Lot 3038 - A197 Swiss Art - Friday, 02. July 2021, 02.00 PM
- Berner Kunstsalon Fritz Brand, 1918.
- Gewerbekasse Bern, 1923.
- C. Garnier, Bern, 1927.
- H. Kupper, Erlenbach, 1928.
- Thence by descent to the present owner, private collection, Switzerland.
- Carl Albert Loosli: Generalkatalog in: Ferdinand Hodler. Leben, Werk und Nachlass, Suter 1921–24, no. 355, with ill., as 'Einstimmigkeit (Studie zum Redner), 1913'.
- Werner Y. Müller: Die Kunst Ferdinand Hodlers. Gesamtdarstellung. Volume II, Reife und Spätwerk 1895–1918, Zurich 1941, p. 234, 491, with ill., no. 192, as 'der Redner zur 'Einmütigkeit', um 1913/14'.
- Jura Brüschweiler: Ferdinand Hodler und sein Sohn Hector, in: Neujahrsblatt der Zürcher Kunstgesellschaft, 1966–1967), Zurich 1967, p. 55 f., 121, with ill., as 'der Redner (Hector Hodler), um 1912'.
- Hans Georg Gmelin: Zur Entstehung von Ferdinand Hodlers Wandbild 'Einmütigkeit' in Hannover, in: Niederdeutsche Beiträge zur Kunstgeschichte, 7 (1968), p. 234, with ill., as 'Redner für die hannoversche Fassung'.
- Oskar Bätschmann and Paul Müller: Ferdinand Hodler. Catalogue raisonné der Gemälde, vol. III, Die Figurenbilder, Zurich 2017, p. 454 f., no. 1532 (with ill.).
In January 1911 Ferdinand Hodler was officially requested, on the recommendation of Max Liebermann, to create a mural for the assembly hall of the Neues Rathaus (New Town Hall) in Hanover, Germany (see ill. for Lot 3058). The contract was signed in early 1912. The subject had been predefined. Hodler was to depict the historic oath of the citizens of Hanover to the Protestant doctrine on 26 June 1533. For the project, he was bound by the architectural spatial conditions, which presented a particular compositional challenge due to the door lintel that projected into the scene in the centre of the wall. Hodler brilliantly resolved this challenge by filling the reduced height in that area with a single figure standing on a podium, towering above all the others. Hodler added a sense of dynamic to the oath-taking groups flanking the orator by arranging five individual male figures standing before the crowd on each side (see Lots 3037 and 3058).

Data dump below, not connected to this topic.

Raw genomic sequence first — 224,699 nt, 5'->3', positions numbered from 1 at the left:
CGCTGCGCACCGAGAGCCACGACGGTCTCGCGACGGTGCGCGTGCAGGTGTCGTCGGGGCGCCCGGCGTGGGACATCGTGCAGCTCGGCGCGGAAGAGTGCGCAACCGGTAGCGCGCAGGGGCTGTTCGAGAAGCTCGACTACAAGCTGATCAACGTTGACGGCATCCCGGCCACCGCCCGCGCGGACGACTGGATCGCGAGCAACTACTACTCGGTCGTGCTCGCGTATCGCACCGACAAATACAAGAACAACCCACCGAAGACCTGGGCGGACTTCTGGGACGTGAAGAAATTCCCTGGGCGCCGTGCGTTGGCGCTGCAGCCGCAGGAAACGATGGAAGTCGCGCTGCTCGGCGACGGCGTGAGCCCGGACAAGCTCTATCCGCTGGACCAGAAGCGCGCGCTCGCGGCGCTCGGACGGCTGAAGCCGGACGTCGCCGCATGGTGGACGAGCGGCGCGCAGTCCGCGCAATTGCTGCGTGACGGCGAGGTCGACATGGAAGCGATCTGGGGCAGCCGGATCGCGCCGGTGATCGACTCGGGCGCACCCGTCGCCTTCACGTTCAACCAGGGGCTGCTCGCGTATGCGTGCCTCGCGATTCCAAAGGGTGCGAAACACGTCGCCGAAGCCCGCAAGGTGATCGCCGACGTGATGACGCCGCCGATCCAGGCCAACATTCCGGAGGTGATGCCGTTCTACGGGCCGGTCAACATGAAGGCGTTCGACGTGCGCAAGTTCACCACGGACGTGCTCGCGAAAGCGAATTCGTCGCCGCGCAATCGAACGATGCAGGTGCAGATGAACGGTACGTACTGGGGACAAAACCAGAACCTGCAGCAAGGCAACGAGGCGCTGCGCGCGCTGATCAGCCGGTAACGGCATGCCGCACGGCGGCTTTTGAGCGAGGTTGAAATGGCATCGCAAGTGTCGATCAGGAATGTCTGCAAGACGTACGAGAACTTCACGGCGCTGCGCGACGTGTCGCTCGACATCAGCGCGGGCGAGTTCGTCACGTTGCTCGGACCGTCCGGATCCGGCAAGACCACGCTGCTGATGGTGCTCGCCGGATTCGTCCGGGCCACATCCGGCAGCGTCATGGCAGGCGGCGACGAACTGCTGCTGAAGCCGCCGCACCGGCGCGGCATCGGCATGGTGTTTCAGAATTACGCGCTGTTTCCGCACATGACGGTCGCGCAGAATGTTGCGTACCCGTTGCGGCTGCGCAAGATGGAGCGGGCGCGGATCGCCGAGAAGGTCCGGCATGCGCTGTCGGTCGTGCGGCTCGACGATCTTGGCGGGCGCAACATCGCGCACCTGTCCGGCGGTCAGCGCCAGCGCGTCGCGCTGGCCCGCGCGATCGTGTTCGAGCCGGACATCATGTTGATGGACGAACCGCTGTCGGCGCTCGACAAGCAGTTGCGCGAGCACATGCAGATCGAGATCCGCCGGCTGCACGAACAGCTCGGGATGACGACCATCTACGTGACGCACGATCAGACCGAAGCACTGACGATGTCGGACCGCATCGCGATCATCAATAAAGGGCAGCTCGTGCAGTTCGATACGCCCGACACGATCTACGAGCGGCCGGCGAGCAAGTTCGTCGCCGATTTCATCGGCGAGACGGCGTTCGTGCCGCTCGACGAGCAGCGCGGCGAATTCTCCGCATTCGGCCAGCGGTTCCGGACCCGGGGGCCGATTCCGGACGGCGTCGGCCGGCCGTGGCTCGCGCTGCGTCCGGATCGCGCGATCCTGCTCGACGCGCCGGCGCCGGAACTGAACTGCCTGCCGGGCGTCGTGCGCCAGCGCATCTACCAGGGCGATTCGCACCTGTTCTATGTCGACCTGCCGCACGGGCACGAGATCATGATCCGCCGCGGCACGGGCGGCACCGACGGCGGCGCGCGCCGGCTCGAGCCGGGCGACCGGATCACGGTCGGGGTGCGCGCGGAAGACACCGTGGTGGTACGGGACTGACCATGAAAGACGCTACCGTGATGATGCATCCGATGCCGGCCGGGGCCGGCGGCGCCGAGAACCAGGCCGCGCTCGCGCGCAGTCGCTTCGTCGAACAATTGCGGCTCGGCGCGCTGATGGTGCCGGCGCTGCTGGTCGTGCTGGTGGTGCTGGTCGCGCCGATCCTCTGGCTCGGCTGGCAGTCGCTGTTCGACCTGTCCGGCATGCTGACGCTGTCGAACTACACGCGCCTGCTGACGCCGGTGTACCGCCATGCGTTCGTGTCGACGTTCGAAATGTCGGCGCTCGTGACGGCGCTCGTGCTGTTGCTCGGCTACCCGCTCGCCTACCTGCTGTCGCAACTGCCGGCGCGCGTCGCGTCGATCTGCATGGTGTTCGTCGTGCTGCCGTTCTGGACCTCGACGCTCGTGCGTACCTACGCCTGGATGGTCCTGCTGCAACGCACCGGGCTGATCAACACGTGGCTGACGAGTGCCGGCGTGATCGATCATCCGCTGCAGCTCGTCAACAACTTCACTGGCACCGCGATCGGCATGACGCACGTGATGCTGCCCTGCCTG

Concurrent with the execution of the painting in Hannover, in 1912-13 Hodler worked on a second, slightly smaller version of the same subject that was intended for the exhibition in Paris. Today it is located in the Kunsthaus Zürich.
In preparation for the two versions in Hanover and Zurich, Hodler produced many smaller and larger studies both of the individual figures and of the entire composition in various techniques. There exist a total of fifteen more or less detailed studies of the orator, for which Hodler's son Hector initially posed as a model. The five large versions, which all measure approx. 125 cm in height, have the character of independent works of art.
The present work, which has been in the same private collection for nearly one hundred years and has not been presented to the public since then, has thus far only been known to research through an early black and white photograph. After the rediscovery of the painting, it became clear that this is the first large-format composition of this figure and is fundamentally different from all other versions. It directly relates to the mural in Hannover and shows the orator with a leg position parallel to the picture plane. In the later versions, which were produced with regard to the second version in Zurich, or in reference it, Hodler gave the figure a sense of dynamic by spatially extending the orator’s left leg forward.
CHF 150 000 / 200 000
€ 140 190 / 186 920